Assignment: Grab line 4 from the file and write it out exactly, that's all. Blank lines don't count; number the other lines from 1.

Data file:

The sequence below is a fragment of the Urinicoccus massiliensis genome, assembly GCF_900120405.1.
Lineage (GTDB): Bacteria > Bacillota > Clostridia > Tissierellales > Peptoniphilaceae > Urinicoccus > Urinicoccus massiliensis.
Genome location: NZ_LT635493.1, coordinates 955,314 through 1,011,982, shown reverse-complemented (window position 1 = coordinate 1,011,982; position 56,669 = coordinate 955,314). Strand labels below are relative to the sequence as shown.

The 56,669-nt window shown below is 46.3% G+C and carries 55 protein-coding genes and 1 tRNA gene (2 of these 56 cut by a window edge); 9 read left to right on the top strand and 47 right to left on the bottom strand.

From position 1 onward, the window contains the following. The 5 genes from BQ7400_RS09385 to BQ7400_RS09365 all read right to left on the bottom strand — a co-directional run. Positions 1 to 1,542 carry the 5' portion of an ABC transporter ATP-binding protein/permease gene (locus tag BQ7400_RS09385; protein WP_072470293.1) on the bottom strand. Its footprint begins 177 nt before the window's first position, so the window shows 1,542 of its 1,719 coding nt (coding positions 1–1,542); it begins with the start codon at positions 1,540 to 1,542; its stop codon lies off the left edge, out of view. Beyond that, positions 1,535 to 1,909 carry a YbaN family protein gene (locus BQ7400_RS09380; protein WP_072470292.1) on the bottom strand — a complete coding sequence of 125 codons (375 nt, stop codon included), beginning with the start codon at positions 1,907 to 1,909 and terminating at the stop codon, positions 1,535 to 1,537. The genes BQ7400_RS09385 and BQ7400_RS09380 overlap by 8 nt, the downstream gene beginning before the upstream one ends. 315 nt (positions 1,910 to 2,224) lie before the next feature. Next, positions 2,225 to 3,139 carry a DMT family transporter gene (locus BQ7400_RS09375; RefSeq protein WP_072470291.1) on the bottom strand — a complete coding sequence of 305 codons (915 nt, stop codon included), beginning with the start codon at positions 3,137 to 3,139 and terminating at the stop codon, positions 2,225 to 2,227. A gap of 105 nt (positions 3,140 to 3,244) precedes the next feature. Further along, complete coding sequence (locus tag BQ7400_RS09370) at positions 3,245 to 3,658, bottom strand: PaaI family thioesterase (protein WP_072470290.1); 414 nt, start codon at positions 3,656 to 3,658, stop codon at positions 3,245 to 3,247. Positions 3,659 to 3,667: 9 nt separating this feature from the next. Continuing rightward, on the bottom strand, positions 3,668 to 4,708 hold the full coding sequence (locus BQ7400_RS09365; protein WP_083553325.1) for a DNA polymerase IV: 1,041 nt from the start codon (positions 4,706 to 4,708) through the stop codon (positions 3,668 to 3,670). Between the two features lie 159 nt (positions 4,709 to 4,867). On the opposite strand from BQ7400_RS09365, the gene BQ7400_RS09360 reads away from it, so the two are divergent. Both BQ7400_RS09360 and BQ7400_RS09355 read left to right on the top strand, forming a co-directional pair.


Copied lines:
The 56,669-nt window shown below is 46.3% G+C and carries 55 protein-coding genes and 1 tRNA gene (2 of these 56 cut by a window edge); 9 read left to right on the top strand and 47 right to left on the bottom strand.